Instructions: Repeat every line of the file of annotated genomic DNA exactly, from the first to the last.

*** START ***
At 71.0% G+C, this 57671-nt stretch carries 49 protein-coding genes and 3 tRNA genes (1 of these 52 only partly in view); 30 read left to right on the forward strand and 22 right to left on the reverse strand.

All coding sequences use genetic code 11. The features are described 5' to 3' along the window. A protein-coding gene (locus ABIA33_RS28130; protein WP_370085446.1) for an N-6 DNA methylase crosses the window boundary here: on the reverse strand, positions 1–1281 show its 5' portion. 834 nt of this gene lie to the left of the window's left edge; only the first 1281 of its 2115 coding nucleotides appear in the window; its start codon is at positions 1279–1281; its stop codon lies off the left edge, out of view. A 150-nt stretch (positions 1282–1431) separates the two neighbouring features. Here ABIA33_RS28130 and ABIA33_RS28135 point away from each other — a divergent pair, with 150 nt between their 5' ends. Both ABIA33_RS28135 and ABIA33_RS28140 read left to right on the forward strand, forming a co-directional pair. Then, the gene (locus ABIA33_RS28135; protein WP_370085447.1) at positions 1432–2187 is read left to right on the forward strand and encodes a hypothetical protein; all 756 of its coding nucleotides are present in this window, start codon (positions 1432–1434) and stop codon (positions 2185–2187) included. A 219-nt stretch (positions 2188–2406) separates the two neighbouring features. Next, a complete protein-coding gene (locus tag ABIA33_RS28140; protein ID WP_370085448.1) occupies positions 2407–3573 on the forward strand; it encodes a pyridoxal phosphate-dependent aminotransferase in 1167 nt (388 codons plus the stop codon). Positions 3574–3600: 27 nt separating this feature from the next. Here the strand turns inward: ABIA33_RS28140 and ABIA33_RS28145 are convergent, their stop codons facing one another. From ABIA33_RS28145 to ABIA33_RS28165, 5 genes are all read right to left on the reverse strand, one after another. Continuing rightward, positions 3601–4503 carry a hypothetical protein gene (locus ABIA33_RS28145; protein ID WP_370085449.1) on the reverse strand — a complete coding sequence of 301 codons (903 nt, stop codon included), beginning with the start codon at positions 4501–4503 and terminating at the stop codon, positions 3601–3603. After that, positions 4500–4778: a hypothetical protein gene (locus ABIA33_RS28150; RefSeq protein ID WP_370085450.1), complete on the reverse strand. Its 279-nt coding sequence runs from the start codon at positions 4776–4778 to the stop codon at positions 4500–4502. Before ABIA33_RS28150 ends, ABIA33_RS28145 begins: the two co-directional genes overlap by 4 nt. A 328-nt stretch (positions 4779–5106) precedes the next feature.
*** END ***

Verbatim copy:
At 71.0% G+C, this 57671-nt stretch carries 49 protein-coding genes and 3 tRNA genes (1 of these 52 only partly in view); 30 read left to right on the forward strand and 22 right to left on the reverse strand.

All coding sequences use genetic code 11. The features are described 5' to 3' along the window. A protein-coding gene (locus ABIA33_RS28130; protein WP_370085446.1) for an N-6 DNA methylase crosses the window boundary here: on the reverse strand, positions 1–1281 show its 5' portion. 834 nt of this gene lie to the left of the window's left edge; only the first 1281 of its 2115 coding nucleotides appear in the window; its start codon is at positions 1279–1281; its stop codon lies off the left edge, out of view. A 150-nt stretch (positions 1282–1431) separates the two neighbouring features. Here ABIA33_RS28130 and ABIA33_RS28135 point away from each other — a divergent pair, with 150 nt between their 5' ends. Both ABIA33_RS28135 and ABIA33_RS28140 read left to right on the forward strand, forming a co-directional pair. Then, the gene (locus ABIA33_RS28135; protein WP_370085447.1) at positions 1432–2187 is read left to right on the forward strand and encodes a hypothetical protein; all 756 of its coding nucleotides are present in this window, start codon (positions 1432–1434) and stop codon (positions 2185–2187) included. A 219-nt stretch (positions 2188–2406) separates the two neighbouring features. Next, a complete protein-coding gene (locus tag ABIA33_RS28140; protein ID WP_370085448.1) occupies positions 2407–3573 on the forward strand; it encodes a pyridoxal phosphate-dependent aminotransferase in 1167 nt (388 codons plus the stop codon). Positions 3574–3600: 27 nt separating this feature from the next. Here the strand turns inward: ABIA33_RS28140 and ABIA33_RS28145 are convergent, their stop codons facing one another. From ABIA33_RS28145 to ABIA33_RS28165, 5 genes are all read right to left on the reverse strand, one after another. Continuing rightward, positions 3601–4503 carry a hypothetical protein gene (locus ABIA33_RS28145; protein ID WP_370085449.1) on the reverse strand — a complete coding sequence of 301 codons (903 nt, stop codon included), beginning with the start codon at positions 4501–4503 and terminating at the stop codon, positions 3601–3603. After that, positions 4500–4778: a hypothetical protein gene (locus ABIA33_RS28150; RefSeq protein ID WP_370085450.1), complete on the reverse strand. Its 279-nt coding sequence runs from the start codon at positions 4776–4778 to the stop codon at positions 4500–4502. Before ABIA33_RS28150 ends, ABIA33_RS28145 begins: the two co-directional genes overlap by 4 nt. A 328-nt stretch (positions 4779–5106) precedes the next feature.